According to Sterling’s UK Background Screening Trends & Best Practices 2018 Report, one in five companies that perform background checks does not have an official background screening policy.
For those of you who don’t, you may be wondering why it is important. Maybe you’ve never had any problems with candidates during the screening process, felt a policy was too complicated or didn’t know there was a need for one. But the truth is, a background screening policy helps maintain transparency with both candidates and employees and ensures that you handle all candidates in a consistent manner, avoiding inadvertent discrimination. When you do run into that vocal candidate challenging the background screening results, your policy will be your lifeline that helps you preserve a consistent and compliant screening process, protecting your brand, people, property and reputation.
Sterling has put together a Background Screening Policy Considerations checklist, which is a handy guide explaining the important components of a background screening policy. So, what should you bear in mind?
Who and What to Include in Your Background Screening Policy
Your policy will serve as a guideline from the way you communicate with your candidate throughout the background screening process and through the beginning of the onboarding procedure. It is important to clearly document each aspect of this process in line with all background screening legislation for the sake of complying with the law and maintaining utmost transparency with your candidates and employees. Here are some of the key considerations:
Decide at which point in the hiring process the background check will occur and who this covers. Whether this is before they are hired or when an offer is made, clearly outline a fixed point, to help avoid any procedural issues. But also determine who is subject to the checks and which employees need a more in-depth screening process. For example, sector specific screening requirements, mean some positions may need credit or financial stability checks as part of their package while others may need employment verifications and more.
Explain the method for how you perform and review the background checks. Now is the chance to highlight your reviewing process and that background checks are only one part of the hiring procedure, helping with candidate transparency and peace of mind. Hand in hand, document that the candidate will be given the opportunity to debrief with the employer if a decision has been made to terminate the hiring process as a result of the background check.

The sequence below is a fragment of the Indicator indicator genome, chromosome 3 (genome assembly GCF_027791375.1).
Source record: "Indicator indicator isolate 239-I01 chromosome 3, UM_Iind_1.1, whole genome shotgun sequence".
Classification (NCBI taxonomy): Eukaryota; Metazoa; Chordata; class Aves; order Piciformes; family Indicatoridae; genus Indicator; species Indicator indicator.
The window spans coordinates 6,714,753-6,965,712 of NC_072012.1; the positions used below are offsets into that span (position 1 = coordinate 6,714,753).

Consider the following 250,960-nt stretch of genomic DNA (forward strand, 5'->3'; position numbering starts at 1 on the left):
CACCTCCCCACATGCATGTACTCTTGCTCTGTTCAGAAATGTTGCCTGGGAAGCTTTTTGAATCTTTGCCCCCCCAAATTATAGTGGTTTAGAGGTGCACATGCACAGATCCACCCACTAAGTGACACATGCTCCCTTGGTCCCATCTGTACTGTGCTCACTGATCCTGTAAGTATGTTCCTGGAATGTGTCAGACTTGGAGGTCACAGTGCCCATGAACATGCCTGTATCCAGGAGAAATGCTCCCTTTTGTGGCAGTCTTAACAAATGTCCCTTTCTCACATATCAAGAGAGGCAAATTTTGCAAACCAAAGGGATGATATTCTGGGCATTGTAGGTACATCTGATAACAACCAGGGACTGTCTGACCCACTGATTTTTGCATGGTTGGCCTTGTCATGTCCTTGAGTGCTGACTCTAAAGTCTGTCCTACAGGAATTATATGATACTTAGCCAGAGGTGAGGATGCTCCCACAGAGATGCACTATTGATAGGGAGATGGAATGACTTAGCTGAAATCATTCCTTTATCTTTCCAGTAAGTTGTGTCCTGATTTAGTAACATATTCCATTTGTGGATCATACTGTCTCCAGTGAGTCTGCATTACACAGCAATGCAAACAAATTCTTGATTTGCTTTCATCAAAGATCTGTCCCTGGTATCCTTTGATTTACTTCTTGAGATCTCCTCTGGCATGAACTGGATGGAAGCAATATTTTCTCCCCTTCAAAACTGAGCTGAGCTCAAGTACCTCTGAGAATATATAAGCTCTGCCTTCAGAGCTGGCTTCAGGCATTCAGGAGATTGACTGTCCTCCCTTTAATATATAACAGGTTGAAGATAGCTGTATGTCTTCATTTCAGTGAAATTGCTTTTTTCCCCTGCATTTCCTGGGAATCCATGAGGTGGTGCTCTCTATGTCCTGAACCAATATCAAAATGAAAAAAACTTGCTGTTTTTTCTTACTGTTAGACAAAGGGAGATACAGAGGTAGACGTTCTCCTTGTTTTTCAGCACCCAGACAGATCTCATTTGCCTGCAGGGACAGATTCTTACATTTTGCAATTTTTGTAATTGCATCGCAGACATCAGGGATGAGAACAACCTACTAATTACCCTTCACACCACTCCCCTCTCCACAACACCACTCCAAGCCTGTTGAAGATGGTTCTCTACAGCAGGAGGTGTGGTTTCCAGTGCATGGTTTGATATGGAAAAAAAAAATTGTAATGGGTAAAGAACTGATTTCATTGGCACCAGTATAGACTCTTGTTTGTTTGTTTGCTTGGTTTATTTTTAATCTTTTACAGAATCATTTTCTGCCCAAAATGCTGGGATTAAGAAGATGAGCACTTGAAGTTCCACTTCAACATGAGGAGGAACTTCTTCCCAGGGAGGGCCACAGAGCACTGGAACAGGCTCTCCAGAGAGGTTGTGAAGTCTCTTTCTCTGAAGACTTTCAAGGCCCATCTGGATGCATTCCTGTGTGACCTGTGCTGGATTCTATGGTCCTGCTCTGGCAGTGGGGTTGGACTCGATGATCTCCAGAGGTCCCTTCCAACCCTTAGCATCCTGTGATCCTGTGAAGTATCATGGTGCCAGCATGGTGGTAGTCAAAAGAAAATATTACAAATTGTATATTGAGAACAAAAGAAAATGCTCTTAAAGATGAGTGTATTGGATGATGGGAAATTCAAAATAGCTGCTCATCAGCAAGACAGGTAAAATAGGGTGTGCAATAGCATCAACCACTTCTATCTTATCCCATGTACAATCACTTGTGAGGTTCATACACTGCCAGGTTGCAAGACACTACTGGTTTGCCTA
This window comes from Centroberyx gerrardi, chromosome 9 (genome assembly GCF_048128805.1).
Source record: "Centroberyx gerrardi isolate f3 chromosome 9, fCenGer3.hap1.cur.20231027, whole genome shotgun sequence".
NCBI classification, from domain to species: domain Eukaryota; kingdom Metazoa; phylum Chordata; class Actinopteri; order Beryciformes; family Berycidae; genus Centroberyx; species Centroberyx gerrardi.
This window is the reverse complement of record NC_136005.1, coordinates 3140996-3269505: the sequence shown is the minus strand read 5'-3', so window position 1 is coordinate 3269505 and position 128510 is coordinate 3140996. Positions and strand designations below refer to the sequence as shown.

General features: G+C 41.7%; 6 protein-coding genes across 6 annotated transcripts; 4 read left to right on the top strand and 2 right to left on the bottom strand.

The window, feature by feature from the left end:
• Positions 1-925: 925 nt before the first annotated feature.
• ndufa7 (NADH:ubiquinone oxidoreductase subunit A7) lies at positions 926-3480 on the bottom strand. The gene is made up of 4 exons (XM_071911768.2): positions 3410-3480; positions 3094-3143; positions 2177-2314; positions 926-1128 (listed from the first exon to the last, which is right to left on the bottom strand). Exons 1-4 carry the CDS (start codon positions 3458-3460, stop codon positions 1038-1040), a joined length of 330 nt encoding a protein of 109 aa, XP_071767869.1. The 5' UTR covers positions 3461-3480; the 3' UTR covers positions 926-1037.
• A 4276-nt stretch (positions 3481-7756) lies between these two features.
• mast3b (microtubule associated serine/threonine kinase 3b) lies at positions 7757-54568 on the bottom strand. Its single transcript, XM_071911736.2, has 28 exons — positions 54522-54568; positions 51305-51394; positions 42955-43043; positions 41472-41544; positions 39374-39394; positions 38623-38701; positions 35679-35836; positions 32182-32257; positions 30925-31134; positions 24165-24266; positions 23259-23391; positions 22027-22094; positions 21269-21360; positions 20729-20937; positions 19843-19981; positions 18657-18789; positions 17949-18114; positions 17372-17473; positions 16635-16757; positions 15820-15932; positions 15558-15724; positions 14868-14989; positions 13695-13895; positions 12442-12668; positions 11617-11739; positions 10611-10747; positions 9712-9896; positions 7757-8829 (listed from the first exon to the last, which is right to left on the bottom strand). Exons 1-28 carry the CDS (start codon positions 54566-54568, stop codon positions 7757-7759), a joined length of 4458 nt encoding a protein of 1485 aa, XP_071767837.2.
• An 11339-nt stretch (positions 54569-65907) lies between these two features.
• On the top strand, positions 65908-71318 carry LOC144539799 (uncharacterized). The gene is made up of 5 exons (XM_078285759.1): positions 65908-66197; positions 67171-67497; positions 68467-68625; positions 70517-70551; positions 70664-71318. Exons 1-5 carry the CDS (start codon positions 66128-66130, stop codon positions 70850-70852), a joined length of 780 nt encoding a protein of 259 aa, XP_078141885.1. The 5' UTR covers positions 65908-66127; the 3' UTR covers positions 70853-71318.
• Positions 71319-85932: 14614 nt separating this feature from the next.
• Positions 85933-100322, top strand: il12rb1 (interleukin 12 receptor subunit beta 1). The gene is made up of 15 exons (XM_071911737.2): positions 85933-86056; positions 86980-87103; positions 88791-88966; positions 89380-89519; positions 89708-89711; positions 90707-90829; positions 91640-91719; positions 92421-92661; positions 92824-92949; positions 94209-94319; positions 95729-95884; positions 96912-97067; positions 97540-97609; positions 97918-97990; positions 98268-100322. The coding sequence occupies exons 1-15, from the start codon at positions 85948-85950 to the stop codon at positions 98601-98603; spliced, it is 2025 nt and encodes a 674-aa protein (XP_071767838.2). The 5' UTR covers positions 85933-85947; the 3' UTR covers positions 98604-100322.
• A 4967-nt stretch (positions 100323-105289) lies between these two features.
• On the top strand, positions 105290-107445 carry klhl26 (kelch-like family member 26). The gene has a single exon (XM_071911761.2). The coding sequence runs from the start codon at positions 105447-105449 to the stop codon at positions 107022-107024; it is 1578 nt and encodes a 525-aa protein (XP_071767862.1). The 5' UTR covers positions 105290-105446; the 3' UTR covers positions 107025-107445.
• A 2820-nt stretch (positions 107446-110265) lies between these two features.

Include a process for data protection and upholding privacy for all candidates’ personal information. With the implementation of the GDPR in 2018, the way we handle our candidates’ information is under greater scrutiny and it is vital to follow all procedures. Don’t forget to pinpoint why you perform background checks in the first place and what you hope to achieve. Your candidates will feel much more confident giving you their personal information as a result and not to mention, you’ll mitigate any legal liabilities.
Define how often you will audit the process. The background check policy, if used correctly, exists to help you stay consistent with how you conduct your background checks and to ensure compliance. Have steps to monitor and review the success of your background screening policy and define a procedure for editing it in the future.
How to Roll Out Your Background Screening Policy Across Your Hiring Function
Once you have an idea of how to create and what to include in your background screening policy, how do you then implement this across your hiring function. Consider some of these key points:
Identify which groups need to be involved in this process. This may sit closely with your Risk and Compliance teams, but one person or group cannot make this policy alone. Identify who will be a part of this project, whether that is a project manager from HR or a representative from the Talent team and engage them in the process up front.
Consider international impact. Companies who are screening across regions or globally, this one is for you. Rather than creating one overarching policy, a plug-and-play type template may be more appropriate. With the structure of the policy in place, each region’s HR director can input locally appropriate information and your policy can remain in line with each country’s unique interests and procedures.
Whether you currently have a background screening policy or not, take a moment to review your background screening procedures and make sure you’ve ticked off all the essential considerations from our list.